Italian wine and scenery

RACV Club serves Victorian made with Italian varietals. Image: Getty


Relax with Aperitivo Hour

RACV Club Members who book accommodation at Healesville Country Club & Resort get to enjoy a daily Aperitivo Hour, with complimentary drinks and canapes served from 5pm to 6pm. It’s a lovely way to relax before an evening meal at either Banyalla or Riddell’s Green, and it’s one of many RACV Club Member benefits.

Aperitivo comes from the Latin word aperire, meaning "to open”, and refers to an alcoholic drink consumed before dinner to stimulate the appetite.

In keeping with its Italian origins, the Aperitivo Hour at Healesville Country Club & Resort is all about slowing down, socialising and, ultimately, eating.

There is also a similar service for Club Members staying on The Retreat level at City Club.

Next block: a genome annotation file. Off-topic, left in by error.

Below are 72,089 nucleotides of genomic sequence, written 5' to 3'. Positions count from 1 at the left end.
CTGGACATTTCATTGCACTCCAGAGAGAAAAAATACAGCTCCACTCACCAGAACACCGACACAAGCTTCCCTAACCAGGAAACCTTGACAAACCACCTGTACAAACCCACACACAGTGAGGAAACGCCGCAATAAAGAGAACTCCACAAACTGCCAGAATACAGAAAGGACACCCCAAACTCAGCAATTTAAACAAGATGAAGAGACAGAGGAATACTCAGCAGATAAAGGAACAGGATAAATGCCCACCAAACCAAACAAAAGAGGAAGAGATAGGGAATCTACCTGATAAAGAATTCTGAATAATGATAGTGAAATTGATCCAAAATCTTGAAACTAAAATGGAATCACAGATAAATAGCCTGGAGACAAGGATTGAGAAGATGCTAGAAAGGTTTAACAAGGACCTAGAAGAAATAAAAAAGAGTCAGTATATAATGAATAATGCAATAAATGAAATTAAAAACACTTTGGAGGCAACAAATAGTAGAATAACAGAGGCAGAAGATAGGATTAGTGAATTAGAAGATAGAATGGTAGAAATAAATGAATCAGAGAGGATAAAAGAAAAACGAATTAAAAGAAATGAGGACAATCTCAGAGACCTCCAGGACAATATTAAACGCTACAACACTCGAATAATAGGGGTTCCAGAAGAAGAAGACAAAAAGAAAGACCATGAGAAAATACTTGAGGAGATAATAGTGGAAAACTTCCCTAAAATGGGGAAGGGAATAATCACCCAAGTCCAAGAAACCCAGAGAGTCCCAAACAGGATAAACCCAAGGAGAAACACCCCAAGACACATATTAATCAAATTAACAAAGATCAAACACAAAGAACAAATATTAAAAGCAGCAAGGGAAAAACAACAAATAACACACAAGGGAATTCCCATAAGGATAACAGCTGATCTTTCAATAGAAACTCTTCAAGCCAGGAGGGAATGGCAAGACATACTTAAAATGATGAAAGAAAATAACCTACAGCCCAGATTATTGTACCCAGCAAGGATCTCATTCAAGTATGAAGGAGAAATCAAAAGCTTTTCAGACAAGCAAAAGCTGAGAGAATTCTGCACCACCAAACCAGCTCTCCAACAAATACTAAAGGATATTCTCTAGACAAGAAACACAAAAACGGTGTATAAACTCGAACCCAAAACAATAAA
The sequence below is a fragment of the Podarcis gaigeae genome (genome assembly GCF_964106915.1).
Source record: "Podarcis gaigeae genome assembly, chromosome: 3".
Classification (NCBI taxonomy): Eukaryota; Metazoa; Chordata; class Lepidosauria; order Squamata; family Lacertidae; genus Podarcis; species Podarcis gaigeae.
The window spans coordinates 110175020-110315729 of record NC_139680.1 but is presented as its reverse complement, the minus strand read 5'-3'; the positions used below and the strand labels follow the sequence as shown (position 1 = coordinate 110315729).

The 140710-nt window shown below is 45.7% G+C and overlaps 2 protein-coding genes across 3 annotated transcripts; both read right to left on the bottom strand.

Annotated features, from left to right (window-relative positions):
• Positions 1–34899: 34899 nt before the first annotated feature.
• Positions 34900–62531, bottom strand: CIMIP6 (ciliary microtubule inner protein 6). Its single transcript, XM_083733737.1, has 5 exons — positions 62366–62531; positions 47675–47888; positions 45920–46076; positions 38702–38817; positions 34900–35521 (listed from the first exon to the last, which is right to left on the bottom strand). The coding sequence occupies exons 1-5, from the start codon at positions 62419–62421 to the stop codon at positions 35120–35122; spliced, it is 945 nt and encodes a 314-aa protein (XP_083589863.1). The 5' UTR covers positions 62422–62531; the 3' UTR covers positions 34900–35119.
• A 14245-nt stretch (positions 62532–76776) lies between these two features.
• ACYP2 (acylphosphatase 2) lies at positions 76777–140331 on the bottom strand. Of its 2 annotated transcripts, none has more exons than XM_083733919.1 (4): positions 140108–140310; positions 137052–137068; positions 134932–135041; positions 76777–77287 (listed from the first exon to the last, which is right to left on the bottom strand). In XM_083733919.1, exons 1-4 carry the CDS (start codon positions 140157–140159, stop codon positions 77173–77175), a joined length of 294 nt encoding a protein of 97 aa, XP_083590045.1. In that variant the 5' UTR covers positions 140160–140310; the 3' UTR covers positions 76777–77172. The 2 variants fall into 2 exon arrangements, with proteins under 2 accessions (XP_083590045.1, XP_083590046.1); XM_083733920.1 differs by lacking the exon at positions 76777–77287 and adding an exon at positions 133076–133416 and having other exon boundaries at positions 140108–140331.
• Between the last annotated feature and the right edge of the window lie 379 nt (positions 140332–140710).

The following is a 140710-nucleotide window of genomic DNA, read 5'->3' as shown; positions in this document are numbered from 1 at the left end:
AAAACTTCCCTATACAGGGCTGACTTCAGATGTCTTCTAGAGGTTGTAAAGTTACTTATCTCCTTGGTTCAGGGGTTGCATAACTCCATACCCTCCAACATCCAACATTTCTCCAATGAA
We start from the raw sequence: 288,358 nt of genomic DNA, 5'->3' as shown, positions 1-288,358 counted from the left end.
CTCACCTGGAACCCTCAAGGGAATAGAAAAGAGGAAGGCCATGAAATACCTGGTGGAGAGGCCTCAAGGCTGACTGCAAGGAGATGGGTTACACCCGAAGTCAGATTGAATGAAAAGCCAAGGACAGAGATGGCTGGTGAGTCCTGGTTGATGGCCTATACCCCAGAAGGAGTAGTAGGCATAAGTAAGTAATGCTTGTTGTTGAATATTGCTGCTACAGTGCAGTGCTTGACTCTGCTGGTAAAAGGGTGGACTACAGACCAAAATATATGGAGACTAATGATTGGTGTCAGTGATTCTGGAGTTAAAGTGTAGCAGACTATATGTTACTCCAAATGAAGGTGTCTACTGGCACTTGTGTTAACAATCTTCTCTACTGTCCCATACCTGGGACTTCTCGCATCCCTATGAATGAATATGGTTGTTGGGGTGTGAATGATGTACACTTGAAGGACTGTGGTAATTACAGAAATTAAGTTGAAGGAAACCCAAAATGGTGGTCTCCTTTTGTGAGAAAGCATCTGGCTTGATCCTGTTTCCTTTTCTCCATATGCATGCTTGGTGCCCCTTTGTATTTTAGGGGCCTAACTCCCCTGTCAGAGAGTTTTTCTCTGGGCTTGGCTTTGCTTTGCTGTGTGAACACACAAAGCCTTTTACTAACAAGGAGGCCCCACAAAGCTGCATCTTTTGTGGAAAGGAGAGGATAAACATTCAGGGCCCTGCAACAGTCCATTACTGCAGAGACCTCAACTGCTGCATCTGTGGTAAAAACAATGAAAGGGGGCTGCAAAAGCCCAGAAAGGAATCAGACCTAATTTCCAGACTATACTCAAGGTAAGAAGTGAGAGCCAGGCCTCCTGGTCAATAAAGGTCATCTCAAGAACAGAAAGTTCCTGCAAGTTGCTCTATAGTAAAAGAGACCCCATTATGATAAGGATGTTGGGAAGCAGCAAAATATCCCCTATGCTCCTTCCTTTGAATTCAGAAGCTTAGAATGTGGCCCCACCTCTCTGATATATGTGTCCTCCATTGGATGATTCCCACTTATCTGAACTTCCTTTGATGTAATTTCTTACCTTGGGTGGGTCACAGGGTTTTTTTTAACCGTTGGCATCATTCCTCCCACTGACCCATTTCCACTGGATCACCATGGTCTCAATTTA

Aperitivo hour

Healesville Country Club & Resort has a Members Lounge, where Club Members who are staying in-house can enjoy an exclusive Aperitivo Hour. Image: Shannon Morris.


Getting the good oil

You can also take the taste of Italy home. City Club lobby shop sells Mount Zero olives and olive oil. "The oil is a frantoio, a single Italian varietal," says Camillo.

“Some olive oil producers will blend several different olives. I prefer a single variety like a frantoio, which is nice and fruity and great for salads. Some olive oils have a more grassy, stronger flavour, which is good for dipping bread in.”

Jason says he avoids cooking with olive oil because it has a lower burning or smoking point. “It smokes quickly and that will make your food taste a bit bitter. I prefer to use olive oil for salads or dressings, and I like finish off a lot of dishes with just a drizzle of olive oil.”